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© 2017 by SINAPS 

The brain collection

ThE CORSELLIS-SINAPS Brain coLLECTIon 

Cerebral blood flow in schizophrenia

 

video Corsellis-SINAPS

brain collection:

The neurobiological basis of schizophrenia

Research:

In 1951, the British neuropathologist Professor Dr John Corsellis started a brain bank in the hospital he was working at. When a patient died, the brains were systematically added to the collection. After Dr Corsellis’s death in 1994, his colleague Dr Clive Burton continued his work,  until he passed away in 1997. In 2016, the collection was offered to different research organizations, among which SINAPS, that eventually received almost the entire psychiatric part of the collection.

What does the collection consist of?

The entire collection consists of over 8000 brains and has become one of the largest post-mortem brain collections in the world. The main part of the collection comes from patients with various neurological disorders, including brain tumors, dementia and epilepsy. However, more than 1300 brains were taken from patients with different psychiatric disorders, such as schizophrenia (660), recurrent depression (450), bipolar disorder (100), alcohol addiction, mental retardation (+100). Furthermore, the collection contains more than 1000 brains of patients without any neurological or psychiatric disorder.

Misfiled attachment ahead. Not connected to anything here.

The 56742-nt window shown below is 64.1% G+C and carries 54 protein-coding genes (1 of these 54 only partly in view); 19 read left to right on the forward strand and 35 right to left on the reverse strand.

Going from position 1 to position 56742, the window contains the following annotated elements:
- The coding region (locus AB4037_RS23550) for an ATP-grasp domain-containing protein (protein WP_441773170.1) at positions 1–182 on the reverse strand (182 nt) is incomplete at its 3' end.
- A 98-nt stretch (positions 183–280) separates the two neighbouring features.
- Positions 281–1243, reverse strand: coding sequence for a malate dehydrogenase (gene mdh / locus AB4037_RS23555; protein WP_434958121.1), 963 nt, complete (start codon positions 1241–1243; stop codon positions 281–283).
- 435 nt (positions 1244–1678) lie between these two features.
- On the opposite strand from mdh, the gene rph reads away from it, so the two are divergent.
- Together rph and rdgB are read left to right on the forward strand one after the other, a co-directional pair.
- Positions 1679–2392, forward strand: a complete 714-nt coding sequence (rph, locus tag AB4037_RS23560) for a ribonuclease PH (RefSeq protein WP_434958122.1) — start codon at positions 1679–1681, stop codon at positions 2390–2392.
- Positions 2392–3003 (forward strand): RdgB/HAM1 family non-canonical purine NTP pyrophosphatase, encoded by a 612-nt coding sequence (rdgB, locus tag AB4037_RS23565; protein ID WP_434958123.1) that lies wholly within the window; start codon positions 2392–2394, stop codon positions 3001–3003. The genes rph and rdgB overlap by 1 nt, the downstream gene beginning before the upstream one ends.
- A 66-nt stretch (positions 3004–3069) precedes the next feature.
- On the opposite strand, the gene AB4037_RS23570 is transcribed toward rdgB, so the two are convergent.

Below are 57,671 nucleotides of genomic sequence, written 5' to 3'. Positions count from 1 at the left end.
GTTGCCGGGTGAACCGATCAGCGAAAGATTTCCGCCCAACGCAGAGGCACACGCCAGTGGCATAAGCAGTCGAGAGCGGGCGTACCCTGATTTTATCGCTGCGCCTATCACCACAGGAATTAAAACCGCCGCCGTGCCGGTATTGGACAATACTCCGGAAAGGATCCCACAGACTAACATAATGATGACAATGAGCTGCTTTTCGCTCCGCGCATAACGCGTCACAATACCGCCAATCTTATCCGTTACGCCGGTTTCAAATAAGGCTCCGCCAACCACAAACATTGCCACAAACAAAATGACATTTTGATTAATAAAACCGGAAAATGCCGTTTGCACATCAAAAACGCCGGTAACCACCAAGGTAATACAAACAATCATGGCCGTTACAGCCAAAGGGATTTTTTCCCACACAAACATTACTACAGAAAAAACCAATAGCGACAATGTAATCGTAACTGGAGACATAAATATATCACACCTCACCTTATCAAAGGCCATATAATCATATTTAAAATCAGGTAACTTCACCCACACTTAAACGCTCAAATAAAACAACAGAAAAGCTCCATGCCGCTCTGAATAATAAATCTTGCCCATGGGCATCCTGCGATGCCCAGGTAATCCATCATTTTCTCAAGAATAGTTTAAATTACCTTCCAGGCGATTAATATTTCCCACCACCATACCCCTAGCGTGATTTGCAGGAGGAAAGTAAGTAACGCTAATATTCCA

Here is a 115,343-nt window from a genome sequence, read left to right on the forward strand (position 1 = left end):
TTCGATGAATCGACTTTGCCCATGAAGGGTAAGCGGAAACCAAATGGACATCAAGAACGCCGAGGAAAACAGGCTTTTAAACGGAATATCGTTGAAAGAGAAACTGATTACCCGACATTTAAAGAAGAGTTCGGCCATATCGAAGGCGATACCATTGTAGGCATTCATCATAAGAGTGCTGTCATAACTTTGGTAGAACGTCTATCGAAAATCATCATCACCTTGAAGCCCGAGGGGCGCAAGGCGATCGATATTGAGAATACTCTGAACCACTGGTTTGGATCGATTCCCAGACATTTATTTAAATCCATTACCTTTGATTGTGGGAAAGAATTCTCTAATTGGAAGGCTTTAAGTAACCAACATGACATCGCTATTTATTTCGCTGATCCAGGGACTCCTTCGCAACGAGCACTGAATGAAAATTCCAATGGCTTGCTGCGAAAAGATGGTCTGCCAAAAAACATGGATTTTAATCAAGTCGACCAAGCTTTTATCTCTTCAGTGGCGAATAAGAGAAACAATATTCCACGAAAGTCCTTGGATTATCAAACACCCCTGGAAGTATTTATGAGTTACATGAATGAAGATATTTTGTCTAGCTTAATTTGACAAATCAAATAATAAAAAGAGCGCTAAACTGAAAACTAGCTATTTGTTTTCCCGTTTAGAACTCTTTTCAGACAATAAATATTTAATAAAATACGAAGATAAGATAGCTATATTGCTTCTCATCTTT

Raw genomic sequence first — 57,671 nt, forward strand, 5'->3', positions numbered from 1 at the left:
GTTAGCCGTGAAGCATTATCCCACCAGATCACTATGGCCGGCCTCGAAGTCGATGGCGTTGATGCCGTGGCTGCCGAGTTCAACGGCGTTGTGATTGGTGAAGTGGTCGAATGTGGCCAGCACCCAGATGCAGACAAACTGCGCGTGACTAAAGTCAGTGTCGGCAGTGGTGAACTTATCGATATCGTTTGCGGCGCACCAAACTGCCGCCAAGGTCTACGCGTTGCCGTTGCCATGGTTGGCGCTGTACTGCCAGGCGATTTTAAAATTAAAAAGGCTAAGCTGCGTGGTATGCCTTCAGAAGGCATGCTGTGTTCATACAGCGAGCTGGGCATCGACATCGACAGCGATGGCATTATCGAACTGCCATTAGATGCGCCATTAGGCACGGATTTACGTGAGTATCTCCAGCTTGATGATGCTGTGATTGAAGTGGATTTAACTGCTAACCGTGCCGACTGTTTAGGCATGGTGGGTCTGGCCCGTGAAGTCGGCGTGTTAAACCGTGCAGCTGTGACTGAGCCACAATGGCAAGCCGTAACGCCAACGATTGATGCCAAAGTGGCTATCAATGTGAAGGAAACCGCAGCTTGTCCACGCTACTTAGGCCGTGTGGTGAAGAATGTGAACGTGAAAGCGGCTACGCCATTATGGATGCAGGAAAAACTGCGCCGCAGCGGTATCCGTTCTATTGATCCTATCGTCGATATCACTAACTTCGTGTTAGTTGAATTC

WHy is this collection so valuable?

Getting access to brains of psychiatric patients is not easy. On the one hand, ethical regulations have made it more difficult to collect post-mortem tissue. On the other hand, it is not obvious to obtain an informed consent from patients whose judgement could be impaired, due to their psychiatric disorder (cfr. schizophrenia). Additionally, ethical objections of practitioner (and researcher) could play an important role as well.

Nonetheless, in order to understand the pathophysiology of psychiatric disorders, it is of crucial importance to investigate the brain, as both peripheral measurements on plasma or serum and brain imaging studies have their limitations. Lumbar punctures to obtain spinal fluid are much less accepted in the psychiatric clinical practice than in the field of neurology.

Furthermore, pre-clinical research cannot always answer specific research questions. Also the validity of some animal models is questioned, due to the complexity of most of the psychiatric disorders.

Post-mortem tissue is therefore the most direct access to the brain and could answer research questions that cannot be tackled by the techniques mentioned above.

Photo gallery Corsellis-SINAPS

brain collection: